Activities of lactase (EC 188.8.131.52–62), sucrase (EC 184.108.40.206–10), maltase (EC 220.127.116.11), dipeptidyl-peptidase 4 (EC 18.104.22.168), aminopeptidase N (EC 22.214.171.124), and aminopeptidase A (EC 126.96.36.199) in tissue homogenates were determined spectrophotometrically using lactose, sucrose, maltose, glycyl-L-prolin-4-nitroanilide, L-alanine-4-nitroanilide, and α-L-glutamic acid 4-nitroanilide as substrates (16). Enzyme activities were expressed per gram of intestine and a hydrolytic rate of 1 μmol substrate released per minute at 37°C represented 1 U of enzyme activity.
Data collected over time were analyzed as repeated measures using a Gaussian model of spatial correlation in the MIXED procedure of SAS (version 9.1; SAS Institute, Cary, NC). All other statistical analyses of continuous data were based on regression analysis in the SAS software program. “Intestinal region” was considered as a fixed variable, and “pig” and “series” as random variables. Probability levels <0.05 were considered significant. Data not belonging to a normal distribution were analyzed using the Kruskal-Wallis and Dunn multiple comparison test.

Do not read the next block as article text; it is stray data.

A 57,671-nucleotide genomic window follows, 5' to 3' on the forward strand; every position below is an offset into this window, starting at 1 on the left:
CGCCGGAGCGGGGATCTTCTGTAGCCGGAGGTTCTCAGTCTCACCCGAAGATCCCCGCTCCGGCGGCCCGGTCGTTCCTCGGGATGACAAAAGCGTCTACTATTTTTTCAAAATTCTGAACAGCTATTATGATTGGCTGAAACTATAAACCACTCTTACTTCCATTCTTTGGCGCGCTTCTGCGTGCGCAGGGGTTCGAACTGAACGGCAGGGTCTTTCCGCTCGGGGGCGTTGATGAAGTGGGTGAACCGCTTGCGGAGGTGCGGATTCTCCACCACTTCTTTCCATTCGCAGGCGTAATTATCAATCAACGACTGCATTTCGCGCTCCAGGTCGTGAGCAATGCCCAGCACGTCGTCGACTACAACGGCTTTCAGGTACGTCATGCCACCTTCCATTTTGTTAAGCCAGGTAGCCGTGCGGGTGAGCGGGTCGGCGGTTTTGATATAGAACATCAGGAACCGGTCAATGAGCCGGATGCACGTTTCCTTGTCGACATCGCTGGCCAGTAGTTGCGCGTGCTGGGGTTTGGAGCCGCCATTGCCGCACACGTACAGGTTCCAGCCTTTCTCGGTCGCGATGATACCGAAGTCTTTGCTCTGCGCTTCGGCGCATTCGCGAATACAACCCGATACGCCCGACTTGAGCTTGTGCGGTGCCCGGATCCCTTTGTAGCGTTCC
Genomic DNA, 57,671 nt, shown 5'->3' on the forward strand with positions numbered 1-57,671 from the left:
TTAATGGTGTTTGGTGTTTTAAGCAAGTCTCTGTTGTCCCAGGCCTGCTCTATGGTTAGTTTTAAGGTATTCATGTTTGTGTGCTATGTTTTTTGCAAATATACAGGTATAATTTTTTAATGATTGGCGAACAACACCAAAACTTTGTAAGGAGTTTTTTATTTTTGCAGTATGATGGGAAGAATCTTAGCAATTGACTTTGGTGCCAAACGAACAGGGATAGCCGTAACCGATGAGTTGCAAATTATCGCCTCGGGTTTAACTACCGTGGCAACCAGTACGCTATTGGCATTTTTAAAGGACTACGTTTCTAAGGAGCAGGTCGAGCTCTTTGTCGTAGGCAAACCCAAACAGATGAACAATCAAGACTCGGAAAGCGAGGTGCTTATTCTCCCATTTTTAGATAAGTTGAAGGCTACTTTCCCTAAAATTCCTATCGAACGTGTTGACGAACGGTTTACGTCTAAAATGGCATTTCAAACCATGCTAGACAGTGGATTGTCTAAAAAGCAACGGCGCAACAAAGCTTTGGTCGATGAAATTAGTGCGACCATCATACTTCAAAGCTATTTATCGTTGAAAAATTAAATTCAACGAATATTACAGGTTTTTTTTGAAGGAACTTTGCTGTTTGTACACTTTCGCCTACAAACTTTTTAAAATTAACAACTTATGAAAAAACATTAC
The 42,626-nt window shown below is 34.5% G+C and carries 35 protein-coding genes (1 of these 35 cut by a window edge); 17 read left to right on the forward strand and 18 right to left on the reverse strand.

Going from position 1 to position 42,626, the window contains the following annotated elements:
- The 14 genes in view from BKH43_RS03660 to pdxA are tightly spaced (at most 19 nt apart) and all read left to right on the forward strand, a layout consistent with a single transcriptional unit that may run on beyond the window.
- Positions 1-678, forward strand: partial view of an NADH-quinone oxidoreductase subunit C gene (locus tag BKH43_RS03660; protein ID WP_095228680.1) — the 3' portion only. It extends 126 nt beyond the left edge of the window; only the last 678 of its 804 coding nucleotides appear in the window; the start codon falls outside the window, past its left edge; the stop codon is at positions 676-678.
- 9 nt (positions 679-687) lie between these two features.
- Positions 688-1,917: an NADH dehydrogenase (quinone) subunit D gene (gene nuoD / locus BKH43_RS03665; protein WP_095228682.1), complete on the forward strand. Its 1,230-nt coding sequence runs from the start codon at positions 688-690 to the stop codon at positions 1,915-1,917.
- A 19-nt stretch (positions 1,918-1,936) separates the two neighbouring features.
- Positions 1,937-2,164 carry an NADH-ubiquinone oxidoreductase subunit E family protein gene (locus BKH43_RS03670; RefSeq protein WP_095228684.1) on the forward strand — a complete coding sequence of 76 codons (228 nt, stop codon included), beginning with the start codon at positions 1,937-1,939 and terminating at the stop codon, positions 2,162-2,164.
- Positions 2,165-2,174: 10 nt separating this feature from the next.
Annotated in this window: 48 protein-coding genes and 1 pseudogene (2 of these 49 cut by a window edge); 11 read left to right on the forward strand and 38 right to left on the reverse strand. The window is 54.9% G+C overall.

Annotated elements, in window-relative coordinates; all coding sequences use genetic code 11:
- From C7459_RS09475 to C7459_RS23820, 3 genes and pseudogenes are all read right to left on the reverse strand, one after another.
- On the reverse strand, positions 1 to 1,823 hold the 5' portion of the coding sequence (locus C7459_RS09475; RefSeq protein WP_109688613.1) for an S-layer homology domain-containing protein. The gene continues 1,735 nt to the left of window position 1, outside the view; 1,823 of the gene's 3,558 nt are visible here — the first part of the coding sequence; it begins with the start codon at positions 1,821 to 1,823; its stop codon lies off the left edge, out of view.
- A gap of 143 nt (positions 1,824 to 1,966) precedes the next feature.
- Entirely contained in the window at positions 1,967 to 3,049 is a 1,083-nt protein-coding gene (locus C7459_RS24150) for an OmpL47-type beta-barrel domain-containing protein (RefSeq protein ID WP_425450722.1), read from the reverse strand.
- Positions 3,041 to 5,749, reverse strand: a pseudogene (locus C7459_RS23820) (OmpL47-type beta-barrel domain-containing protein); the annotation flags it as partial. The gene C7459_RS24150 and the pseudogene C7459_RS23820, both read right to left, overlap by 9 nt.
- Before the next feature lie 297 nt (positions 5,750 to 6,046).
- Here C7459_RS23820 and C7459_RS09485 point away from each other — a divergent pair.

The initial surgical procedures (jugular catherization and bowel resection) were well tolerated by all pigs. During the initial 12 to 24 hours postresection, there was little stoma output, probably because of postsurgical paralysis of the intestine. The inserted jejunostomy tubes generally drained well but had to be repositioned in a few pigs after being displaced from rubbing against the cage wall. Some leakage from the stoma could not be avoided, and this induced skin irritation and inflammation for some pigs. To reduce skin irritation, zinc oxide ointment was applied to the skin around the stoma.
Body and Organ Weights